“Local public health agencies and law enforcement should focus their enforcement of this Directive on education, providing warnings and education about the risk of transmission, while reserving the imposition of penalties, trespass enforcement, and other formal enforcement mechanisms for only the most egregious, repeat violations that put the public at risk,” according to the directive.

-Aug. 12: Bullock issued a directive on K-12 school mask requirement. Enforcement was addresses as follows:

“This Directive, along with any prior Directive that implements and references the public health authorities of DPHHS provided in Title 50, constitutes a “public health . . . order[]” within the meaning of § 50-1-103(2), MCA, and is enforceable by the Attorney General, DPHHS, a county attorney, or other local authorities under the direction of a county attorney…Local public health agencies are directed to assist in the administration of this Directive, consistent with § 50-1-202(2)(a), MCA. All officers and agencies of the state are directed to assist in the administration and enforcement of this Directive, consistent with § 10-3-305(2), MCA.”


Bullock also said last week that he had not received any requests for help from any county regarding the enforcement or implantation issues and said local community leaders needed to be the people addressing such issues.

Stillwater County Commissioner Tyrel Hamilton sent Bullock two email letters asking for some simple communication with local public officials, who wereworking diligently with a Unified Command team, businesses and residents to keep informed.

Hamilton’s first email letter was sent on April 14 and specifically asked “that going forward anytime your office is going to have a press conference announcing additional or changes to existing directives please make us aware of it before the press conference. From my experience, directly following your press conferences we are immediately fielding questions from concerned citizens and business owners wondering how they will be affected at the local level. We then play catch up with our County Attorney and Public Health office to provide them with answers often without the documentations providing useful information about the directive.”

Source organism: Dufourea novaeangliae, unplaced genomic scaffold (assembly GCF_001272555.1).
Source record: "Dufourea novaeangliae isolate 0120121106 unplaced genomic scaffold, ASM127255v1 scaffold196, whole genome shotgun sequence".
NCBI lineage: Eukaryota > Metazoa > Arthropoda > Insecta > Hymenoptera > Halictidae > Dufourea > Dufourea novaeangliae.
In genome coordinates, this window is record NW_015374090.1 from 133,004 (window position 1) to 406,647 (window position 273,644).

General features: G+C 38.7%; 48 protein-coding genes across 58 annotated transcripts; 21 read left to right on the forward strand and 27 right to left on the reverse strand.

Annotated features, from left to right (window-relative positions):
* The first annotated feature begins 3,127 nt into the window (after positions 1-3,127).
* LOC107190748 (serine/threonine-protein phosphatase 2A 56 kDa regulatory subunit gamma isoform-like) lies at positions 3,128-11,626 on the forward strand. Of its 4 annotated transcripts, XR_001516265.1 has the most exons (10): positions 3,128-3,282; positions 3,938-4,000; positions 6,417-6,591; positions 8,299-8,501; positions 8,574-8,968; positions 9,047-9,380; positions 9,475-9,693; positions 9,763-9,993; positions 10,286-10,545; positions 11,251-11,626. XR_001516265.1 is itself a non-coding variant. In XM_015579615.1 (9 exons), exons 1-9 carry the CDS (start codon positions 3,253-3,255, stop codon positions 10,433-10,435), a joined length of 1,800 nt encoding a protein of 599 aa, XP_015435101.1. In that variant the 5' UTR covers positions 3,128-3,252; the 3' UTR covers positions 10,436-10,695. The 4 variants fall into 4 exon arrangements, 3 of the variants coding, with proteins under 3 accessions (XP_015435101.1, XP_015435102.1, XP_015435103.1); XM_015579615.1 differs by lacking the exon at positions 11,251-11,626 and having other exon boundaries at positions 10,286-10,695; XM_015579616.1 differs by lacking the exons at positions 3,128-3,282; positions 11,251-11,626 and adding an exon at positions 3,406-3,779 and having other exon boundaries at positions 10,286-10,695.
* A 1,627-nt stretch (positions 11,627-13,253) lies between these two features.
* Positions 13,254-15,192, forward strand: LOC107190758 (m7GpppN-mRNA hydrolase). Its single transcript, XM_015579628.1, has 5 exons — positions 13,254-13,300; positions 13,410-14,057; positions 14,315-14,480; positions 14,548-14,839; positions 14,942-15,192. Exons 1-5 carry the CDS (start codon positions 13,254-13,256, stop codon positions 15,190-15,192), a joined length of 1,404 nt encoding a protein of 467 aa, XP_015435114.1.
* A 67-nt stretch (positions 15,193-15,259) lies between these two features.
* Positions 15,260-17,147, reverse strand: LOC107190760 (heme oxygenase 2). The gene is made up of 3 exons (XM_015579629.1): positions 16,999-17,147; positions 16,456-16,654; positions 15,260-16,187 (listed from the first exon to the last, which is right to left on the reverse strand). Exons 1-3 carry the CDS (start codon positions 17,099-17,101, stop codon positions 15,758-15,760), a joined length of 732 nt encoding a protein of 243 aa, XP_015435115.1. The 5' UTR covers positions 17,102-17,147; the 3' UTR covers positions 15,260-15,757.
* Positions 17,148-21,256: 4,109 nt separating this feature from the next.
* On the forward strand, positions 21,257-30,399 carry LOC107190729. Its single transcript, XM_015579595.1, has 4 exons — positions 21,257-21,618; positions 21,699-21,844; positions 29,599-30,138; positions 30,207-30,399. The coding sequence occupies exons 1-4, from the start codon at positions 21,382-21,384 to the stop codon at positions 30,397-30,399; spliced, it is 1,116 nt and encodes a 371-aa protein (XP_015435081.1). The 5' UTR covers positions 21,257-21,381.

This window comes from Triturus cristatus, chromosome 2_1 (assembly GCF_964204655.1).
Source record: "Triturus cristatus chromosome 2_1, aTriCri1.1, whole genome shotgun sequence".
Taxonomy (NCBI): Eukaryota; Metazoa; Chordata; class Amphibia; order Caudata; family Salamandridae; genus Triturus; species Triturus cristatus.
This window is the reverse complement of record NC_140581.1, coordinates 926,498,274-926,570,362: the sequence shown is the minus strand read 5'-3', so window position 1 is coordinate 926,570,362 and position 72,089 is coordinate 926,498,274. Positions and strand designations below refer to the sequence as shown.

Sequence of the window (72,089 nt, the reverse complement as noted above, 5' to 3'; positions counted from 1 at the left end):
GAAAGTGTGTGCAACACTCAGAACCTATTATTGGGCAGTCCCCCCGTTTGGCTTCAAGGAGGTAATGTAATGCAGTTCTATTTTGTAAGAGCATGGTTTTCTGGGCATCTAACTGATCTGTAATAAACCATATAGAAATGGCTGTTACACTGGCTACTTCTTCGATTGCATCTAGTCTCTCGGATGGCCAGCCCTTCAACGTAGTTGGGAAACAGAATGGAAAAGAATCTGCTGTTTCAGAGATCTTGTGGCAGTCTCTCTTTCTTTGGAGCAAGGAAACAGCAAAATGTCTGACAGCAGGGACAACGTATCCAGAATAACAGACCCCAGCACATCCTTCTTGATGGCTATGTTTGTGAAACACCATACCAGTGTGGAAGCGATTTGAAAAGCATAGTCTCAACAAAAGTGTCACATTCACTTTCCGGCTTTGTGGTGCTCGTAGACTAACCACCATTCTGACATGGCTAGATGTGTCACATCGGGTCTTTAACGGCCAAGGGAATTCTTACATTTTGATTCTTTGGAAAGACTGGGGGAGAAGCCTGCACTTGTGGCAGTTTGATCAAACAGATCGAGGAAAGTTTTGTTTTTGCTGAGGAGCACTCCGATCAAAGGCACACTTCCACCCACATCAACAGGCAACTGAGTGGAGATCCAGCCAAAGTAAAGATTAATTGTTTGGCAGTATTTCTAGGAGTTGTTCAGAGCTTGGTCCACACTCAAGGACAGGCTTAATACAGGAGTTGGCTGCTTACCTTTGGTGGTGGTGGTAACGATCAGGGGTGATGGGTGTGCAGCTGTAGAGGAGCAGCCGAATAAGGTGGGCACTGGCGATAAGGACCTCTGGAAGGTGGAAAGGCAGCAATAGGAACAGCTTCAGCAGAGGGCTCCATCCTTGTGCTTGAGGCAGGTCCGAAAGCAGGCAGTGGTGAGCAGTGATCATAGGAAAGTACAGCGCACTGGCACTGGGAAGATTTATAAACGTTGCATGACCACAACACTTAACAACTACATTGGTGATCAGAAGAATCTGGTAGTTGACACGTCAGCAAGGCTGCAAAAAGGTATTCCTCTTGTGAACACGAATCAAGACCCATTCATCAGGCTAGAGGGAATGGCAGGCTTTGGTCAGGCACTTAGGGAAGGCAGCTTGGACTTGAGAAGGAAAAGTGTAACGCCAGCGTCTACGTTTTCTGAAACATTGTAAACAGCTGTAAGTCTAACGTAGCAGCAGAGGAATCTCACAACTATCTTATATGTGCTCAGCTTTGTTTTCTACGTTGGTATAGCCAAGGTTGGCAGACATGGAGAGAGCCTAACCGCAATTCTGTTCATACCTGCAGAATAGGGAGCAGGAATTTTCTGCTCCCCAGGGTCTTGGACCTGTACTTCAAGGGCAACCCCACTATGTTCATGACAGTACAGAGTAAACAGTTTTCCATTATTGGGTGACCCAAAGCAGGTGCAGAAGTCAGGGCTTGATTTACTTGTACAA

Hamilton’s second email letter to Bullock’s office was sent on April 21 and stated the following:

“I am writing again to express my concern with your communications to your local leaders and public health officers. Your current stay at home order is set to expire on Friday and we are still without direction at the local level as to what a plan could look like as it pertains reopening our state. I have a growing concern that we are going to see businesses both retail and restaurants/bars going against any restrictions or orders passed down from your office. The only hope that our Unified Command feels we have is to get a plan to the businesses as soon as we can. For this to happen effectively local leaders must have the information you intend to announce to the public as soon as possible. We can not build a plan and have it to the businesses in just 2 days.”

Carbon County Commissioner Bill Bullock also reached out to Bullock’s office for help, telling the Carbon County News that the commissioners have “3 unanswered calls in to his (Bullock’s) office inquiring about assistance, and soon, some of the assistance provided by the state, to Public Health, is going to be recalled to Helena to be distributed at their discretion.”


Leading up to last week’s press conference, Bullock repeatedly stressed that rising case numbers were alarming. The previous two weeks had seen cases double, and that was up from a 40 percent increase three weeks ago. Bullock said last week how the spike in cases and community transmission of the virus were endangering the ability for businesses to stay open, as well as straining hospital and public health resources.

“Pandemics don’t go away on their own. And they don’t spread on their own either,” Bullock said last week.